The burdensome caregiving activities lead to weariness and boredom. Hence, family caregivers may spend less time proclaiming their love toward their spouses and engaging in recreational activities with their partners that threatens their conjugal life and develops incompatibilities accordingly. Consequently, married caregivers are likely to experience cold and inefficient marital relationships. Furthermore, taking care of older residents at home results in continuous struggles as well as physical and emotional failure in married life. It may also impose strict limitations in spending time with children and meeting their immediate needs (e.g., medical, emotional, and educational needs), which can exacerbate the fights and disputes at home and create anger and anxiety in the family.

"This new situation has affected my relationship with my husband, but you cannot complain. The conjugal relationship declines …., we cannot spend enough time together." (Participant No. 3, the senior’s daughter-in-law)

"We usually disregard our children since my wife and I are busy taking care of my mother". (Participant No. 1, the senior’s son)

"My daughter sometimes gets angry and argues with us because we have to stay home most of the time; even though we know she is often right, we decide to ignore her wishes to control her expectations". (Participant No. 2, the senior’s daughter-in-law)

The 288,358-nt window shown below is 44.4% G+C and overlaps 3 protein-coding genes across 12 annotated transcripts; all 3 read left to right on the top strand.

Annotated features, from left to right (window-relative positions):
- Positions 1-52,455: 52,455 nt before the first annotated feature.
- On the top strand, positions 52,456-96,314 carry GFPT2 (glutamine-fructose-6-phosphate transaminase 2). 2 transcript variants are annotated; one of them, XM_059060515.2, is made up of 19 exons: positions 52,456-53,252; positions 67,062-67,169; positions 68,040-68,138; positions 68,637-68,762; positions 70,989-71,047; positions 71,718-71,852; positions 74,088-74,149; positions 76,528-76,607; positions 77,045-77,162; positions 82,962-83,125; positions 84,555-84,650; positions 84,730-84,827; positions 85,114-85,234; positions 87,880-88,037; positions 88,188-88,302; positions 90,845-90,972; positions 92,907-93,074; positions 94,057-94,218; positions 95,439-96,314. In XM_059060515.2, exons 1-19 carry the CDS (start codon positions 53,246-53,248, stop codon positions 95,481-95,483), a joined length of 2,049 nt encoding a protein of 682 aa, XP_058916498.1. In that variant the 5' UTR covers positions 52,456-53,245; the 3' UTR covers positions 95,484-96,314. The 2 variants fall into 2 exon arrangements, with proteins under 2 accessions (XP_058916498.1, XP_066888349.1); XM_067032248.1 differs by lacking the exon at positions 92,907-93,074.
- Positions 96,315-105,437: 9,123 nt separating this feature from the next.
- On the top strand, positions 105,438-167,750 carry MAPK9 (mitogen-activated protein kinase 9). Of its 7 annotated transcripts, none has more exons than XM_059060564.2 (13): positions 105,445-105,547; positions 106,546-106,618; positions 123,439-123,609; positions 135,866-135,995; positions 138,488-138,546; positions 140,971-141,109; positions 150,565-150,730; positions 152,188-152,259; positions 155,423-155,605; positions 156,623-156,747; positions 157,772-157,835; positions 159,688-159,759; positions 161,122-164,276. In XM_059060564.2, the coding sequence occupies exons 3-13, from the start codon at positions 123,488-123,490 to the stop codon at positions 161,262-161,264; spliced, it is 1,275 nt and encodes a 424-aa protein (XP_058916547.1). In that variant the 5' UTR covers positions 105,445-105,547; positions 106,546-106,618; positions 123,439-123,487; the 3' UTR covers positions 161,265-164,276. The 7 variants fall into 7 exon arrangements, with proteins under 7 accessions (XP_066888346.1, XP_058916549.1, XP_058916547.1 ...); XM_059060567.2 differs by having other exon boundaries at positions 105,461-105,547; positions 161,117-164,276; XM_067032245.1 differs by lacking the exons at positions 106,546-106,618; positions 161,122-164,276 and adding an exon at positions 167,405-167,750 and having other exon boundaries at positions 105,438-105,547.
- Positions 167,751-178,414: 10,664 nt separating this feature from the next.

"The home atmosphere is not happy … there is much negative energy … and my family constantly complain to me because I am the only one who took on this responsibility" (Participant No. 2, the senior’s daughter-in-law)

2- Disruption of social relationships

Humans are social creatures who wish to connect to other people as well as organizations in the community. Individuals need to build relationships with others. For instance, they would tend to attend social, sports, and science events, take part in family and friends gatherings, and communicate with peers. Caregivers have stated that the process of providing care for the seniors has reduced social contact with friends and relatives due to imposing time (time-consuming care) and location constraints (forced to stay with the senior citizens); in addition, this reduction has led to the exclusion of social activities such as tourism, pilgrimage, and education. A large number of family caregivers go to work, and they cannot leave their job because of the high expenses of caregiving procedures. As a result, they need to spend most of their time either at work or at the older person’s bedside, and they may have very limited time for social events. Taking care of the senior citizens with MCCs imposes a more significant burden on family caregivers because these patients are mostly incapable of performing their daily life activities by themselves. Consequently, the amount of pressure introduced by the long and tiring hours of caregiving will substantially affect and restrict family caregivers’ social lives.